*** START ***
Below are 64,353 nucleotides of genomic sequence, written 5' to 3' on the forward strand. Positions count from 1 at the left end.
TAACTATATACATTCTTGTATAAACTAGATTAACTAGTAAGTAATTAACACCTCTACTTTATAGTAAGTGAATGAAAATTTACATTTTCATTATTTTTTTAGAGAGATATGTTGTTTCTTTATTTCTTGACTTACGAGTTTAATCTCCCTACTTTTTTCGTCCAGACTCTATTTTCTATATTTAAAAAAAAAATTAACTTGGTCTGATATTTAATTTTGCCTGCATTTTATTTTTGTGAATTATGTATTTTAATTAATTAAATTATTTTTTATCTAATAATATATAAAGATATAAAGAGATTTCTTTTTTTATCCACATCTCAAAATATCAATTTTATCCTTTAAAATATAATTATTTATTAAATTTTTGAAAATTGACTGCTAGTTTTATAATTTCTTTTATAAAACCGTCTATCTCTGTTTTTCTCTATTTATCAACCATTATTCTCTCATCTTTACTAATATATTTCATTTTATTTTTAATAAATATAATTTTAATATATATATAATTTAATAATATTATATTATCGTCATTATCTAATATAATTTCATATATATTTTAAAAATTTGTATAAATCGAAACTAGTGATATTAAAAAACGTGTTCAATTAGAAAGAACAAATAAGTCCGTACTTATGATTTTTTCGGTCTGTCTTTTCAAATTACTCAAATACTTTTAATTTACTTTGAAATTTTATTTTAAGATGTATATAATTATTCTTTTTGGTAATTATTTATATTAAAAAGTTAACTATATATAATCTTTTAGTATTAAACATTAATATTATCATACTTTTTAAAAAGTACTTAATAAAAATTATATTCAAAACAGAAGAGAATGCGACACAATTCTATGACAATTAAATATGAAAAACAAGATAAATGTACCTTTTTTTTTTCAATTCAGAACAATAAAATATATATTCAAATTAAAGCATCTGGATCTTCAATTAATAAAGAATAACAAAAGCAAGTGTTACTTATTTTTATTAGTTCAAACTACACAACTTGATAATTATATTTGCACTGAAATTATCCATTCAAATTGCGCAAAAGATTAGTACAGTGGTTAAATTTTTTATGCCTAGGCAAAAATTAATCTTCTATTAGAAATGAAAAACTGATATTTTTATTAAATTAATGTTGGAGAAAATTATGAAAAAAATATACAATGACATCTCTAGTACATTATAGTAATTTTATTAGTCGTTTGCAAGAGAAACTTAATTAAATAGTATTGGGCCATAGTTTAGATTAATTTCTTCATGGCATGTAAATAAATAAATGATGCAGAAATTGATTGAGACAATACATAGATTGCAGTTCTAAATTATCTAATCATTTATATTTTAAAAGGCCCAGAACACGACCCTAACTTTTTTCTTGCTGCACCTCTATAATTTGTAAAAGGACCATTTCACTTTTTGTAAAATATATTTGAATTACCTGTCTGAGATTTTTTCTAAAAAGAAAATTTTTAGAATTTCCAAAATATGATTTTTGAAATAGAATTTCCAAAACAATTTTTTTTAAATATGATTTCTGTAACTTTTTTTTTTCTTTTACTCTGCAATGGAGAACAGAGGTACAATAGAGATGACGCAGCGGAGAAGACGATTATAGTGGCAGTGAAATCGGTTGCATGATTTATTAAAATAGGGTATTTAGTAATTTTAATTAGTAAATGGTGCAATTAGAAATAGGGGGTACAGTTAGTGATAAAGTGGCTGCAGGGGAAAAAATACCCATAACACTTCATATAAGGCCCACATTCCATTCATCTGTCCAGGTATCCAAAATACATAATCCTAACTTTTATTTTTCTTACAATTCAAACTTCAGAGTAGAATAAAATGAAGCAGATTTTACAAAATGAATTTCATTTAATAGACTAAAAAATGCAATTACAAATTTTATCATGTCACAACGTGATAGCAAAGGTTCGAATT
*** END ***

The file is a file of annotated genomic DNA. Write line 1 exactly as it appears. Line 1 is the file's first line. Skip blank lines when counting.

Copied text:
Below are 64,353 nucleotides of genomic sequence, written 5' to 3' on the forward strand. Positions count from 1 at the left end.